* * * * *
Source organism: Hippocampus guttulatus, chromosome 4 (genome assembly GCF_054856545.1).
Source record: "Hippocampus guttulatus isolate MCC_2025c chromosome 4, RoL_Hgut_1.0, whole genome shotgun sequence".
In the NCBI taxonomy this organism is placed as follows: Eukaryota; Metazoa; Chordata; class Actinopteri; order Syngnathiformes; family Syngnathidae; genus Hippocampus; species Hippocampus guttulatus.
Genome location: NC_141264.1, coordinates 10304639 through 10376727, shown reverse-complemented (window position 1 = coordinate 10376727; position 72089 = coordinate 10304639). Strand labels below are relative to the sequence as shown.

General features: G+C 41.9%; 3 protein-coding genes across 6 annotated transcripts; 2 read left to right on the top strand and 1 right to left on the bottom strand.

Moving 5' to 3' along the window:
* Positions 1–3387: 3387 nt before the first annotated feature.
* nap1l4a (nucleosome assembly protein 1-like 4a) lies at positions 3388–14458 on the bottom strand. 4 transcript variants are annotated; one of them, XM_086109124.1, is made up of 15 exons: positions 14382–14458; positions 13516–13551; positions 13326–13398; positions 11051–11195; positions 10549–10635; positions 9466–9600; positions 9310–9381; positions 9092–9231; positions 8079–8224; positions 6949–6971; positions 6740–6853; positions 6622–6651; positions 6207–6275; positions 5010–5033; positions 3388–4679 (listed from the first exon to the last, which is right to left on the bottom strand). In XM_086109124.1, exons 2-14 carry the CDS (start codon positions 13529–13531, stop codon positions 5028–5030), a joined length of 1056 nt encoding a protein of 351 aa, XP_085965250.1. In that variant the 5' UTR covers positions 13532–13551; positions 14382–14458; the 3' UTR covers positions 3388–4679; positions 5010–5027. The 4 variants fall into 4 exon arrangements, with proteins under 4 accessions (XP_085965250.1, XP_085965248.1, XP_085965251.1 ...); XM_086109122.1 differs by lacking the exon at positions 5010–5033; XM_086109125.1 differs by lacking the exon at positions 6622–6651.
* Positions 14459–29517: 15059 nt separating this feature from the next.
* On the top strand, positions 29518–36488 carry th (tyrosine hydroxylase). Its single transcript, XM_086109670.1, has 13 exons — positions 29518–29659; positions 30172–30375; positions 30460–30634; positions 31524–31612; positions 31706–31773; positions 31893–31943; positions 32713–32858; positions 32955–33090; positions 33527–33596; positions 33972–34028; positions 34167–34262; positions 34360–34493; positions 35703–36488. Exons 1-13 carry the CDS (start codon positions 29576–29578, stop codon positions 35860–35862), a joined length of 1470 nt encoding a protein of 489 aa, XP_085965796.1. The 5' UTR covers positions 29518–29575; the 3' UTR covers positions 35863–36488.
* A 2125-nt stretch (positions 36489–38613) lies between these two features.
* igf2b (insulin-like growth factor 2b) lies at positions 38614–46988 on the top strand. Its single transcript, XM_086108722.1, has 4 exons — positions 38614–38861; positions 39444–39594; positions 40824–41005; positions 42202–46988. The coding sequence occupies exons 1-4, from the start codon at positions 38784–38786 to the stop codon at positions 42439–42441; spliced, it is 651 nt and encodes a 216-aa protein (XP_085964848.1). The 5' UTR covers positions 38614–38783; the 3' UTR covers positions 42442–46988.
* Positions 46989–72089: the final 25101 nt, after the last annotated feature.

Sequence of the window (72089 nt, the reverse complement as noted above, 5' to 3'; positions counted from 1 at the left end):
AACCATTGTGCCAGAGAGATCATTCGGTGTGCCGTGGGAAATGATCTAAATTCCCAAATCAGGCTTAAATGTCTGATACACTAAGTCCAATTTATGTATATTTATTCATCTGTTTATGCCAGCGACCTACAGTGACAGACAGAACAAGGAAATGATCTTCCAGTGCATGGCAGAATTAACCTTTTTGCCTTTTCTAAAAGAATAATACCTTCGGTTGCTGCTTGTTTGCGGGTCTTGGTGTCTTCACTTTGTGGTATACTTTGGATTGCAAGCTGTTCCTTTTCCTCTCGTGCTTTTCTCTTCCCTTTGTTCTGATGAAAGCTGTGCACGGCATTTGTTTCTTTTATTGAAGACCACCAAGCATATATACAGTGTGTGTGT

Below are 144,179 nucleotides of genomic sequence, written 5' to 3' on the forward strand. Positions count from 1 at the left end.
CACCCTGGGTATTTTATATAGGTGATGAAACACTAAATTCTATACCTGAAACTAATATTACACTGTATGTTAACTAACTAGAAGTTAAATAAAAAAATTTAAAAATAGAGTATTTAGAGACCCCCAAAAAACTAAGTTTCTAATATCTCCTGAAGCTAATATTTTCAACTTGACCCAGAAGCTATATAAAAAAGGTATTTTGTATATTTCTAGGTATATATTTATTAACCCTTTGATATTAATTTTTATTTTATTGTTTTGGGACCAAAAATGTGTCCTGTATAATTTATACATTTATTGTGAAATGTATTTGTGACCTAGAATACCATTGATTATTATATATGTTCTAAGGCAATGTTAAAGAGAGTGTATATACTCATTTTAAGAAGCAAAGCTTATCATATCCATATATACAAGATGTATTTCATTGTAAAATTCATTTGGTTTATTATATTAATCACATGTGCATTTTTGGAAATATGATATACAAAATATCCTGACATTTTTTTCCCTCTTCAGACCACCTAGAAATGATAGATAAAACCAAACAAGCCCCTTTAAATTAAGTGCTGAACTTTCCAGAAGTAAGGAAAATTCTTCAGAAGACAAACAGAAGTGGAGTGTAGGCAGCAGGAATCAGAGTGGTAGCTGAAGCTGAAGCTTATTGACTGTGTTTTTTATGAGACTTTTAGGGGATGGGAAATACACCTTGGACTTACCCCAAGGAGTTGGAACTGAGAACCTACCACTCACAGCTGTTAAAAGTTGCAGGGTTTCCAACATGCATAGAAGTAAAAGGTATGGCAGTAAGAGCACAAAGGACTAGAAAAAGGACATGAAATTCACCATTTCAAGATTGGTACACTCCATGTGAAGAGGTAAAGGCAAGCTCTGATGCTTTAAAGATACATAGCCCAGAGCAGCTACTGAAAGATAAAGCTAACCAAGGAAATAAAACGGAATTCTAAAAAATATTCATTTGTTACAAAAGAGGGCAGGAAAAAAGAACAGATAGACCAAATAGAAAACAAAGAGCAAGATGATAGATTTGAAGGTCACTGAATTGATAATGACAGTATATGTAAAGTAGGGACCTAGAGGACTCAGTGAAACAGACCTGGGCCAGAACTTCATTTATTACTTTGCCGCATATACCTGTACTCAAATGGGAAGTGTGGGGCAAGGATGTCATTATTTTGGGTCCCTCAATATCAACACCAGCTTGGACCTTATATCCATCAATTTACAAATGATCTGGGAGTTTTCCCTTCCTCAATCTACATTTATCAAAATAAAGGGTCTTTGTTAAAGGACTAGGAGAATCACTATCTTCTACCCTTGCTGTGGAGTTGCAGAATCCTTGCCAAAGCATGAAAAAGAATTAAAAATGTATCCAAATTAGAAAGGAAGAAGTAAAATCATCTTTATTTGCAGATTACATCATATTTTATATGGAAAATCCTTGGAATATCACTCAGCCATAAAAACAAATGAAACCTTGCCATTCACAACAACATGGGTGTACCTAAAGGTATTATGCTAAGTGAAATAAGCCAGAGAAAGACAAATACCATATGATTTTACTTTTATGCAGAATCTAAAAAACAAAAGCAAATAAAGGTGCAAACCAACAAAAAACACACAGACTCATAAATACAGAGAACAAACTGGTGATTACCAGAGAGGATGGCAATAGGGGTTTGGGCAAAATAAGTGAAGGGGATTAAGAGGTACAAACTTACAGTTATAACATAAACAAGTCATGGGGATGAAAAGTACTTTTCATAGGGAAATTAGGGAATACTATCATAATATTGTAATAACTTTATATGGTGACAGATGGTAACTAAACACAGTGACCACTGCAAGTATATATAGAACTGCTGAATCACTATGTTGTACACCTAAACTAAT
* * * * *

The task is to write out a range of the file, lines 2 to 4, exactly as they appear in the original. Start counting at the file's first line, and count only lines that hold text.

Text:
Source record: "Hippocampus guttulatus isolate MCC_2025c chromosome 4, RoL_Hgut_1.0, whole genome shotgun sequence".
In the NCBI taxonomy this organism is placed as follows: Eukaryota; Metazoa; Chordata; class Actinopteri; order Syngnathiformes; family Syngnathidae; genus Hippocampus; species Hippocampus guttulatus.
Genome location: NC_141264.1, coordinates 10304639 through 10376727, shown reverse-complemented (window position 1 = coordinate 10376727; position 72089 = coordinate 10304639). Strand labels below are relative to the sequence as shown.